Sian Prior

Writer, Broadcaster, Singer, MC & Teacher

Did you lose something? [September 12]

(First published as a column in The Age and Sydney Morning Herald newspapers)

Every telephone pole bears a tragic tale. I can’t even enjoy a simple walk to the beach without having my heart-strings tugged. Right alongside the cheery notices for garage sales there are endless stories of grief and loss.

– Missing Dog: Reward $500. Female Labrador, ‘Cindy’, wool coat, creamy white. Much loved pet and friend. Call this number.
– Have you seen Boots? We miss him. Ginger male, bell and name-tag. Reward offered. Call this mobile.
– Lost – male, de-sexed, four years old. No tags – choker chain. Answers to Wiggs. Please phone.

And every poster sticky-taped to the pole features a fuzzy photo of the beloved pet, perched happily on the living room couch or the matrimonial bed, head cocked to the side or paw lifted in a cute pose. Boots is looking very relaxed, sprawled on a couple of pillows. He’s obviously just had a nice saucer of milk. Cindy is so blurry she could be a small horse. Wiggs is my favourite, a terrier with a look of great intelligence. I bet he could collect the newspaper AND untangle it from that infernal plastic wrapping. But where is he now?

All over this city, pets are disappearing from their homes, leaving their owners bereft. Lost, stolen, or taking a holiday? Maybe Boots has a cousin called Socks in the next suburb and has decided to pay an extended visit.

I stroll towards the strand and on the way I see a woman walking a dog which looks just like Wiggs. Should I make a citizen’s arrest? I could call out ‘wiiiigggs!’ and see if he comes running to me but people might think I’m hawking hairpieces. Besides, this woman doesn’t look like a dog-napper. She looks like she could afford to buy her own brand new latest-model terrier without resorting to theft.

I bet most families in Melbourne have lost a beloved pooch or moggy at some time or another. It happened to our family. When I was young we had a corgi called Buffy. He was old and grumpy and inclined to snap at young children. Still, we loved him. Then one day Buffy disappeared. We searched the neighbourhood but there was no sign of him anywhere, not even a sad, stiff body by the side of the road. My parents told me he’d probably been stolen but it never made sense to me. Who would want a pre-loved snappy old corgi with eczema? Twenty-five years later, part of me still mourns for poor Buffy and longs for the mystery to be solved.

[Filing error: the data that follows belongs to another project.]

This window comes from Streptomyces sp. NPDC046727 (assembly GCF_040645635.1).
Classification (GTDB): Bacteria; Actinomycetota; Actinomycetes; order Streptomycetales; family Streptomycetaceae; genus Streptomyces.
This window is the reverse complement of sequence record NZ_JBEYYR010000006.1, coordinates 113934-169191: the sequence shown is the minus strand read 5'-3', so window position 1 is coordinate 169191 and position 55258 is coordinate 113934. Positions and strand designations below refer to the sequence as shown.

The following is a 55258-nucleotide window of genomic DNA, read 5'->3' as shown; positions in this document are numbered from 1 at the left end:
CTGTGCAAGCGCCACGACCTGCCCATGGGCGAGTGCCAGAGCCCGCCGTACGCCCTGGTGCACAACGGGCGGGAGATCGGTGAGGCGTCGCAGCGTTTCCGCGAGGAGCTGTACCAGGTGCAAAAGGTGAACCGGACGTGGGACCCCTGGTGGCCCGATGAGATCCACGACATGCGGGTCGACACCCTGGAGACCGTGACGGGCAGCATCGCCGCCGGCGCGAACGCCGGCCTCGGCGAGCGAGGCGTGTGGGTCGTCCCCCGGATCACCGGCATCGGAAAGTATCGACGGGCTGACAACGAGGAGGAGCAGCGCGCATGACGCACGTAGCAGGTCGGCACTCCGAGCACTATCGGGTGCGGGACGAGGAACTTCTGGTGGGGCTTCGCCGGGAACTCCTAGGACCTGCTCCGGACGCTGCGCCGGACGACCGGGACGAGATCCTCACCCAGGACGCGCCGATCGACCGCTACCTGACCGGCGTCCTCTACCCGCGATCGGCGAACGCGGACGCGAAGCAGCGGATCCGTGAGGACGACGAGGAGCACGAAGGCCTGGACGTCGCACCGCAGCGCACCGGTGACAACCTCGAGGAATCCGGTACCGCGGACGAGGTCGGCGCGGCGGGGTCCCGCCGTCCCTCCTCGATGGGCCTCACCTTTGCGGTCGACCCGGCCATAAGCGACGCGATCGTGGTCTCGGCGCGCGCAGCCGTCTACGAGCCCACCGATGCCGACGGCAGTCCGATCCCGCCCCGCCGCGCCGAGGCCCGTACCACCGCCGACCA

You probably think I’m over-reacting to those rain-soaked posters on telephone poles. The problem is, we get the first act of the drama but we rarely find out what happens in the final scene. Maybe these stories have happy endings. Just like garage sale notices, no one ever thinks to come around and remove lost pet posters when they’re out of date. Maybe there’s a tearful reunion going on right now as Cindy comes bounding down the street in slow motion, creamy white coat rippling in the wind, and jumps into the out-stretched arms of her ecstatic owner. Maybe Boots’ folks came home one day and found him sitting in his usual place beside the front gate, catching a few rays and reminiscing about the good times he’d had with Socks.

I think the local council should pass a new by-law. They could call it the ‘Domestic Pet Tragedy Narrative Closure By-law’. If you stick up a notice advising of a disappearance, then you must advise us of the resolution to this drama, whether it’s good news or bad.
And for those of us with unresolved cases, I guess we just have to learn to live with our losses and try to avoid resorting to cat or dog-napping to fill the gap in our sad, empty lives.

(Stop barking, Wiggs, they’ll hear you.)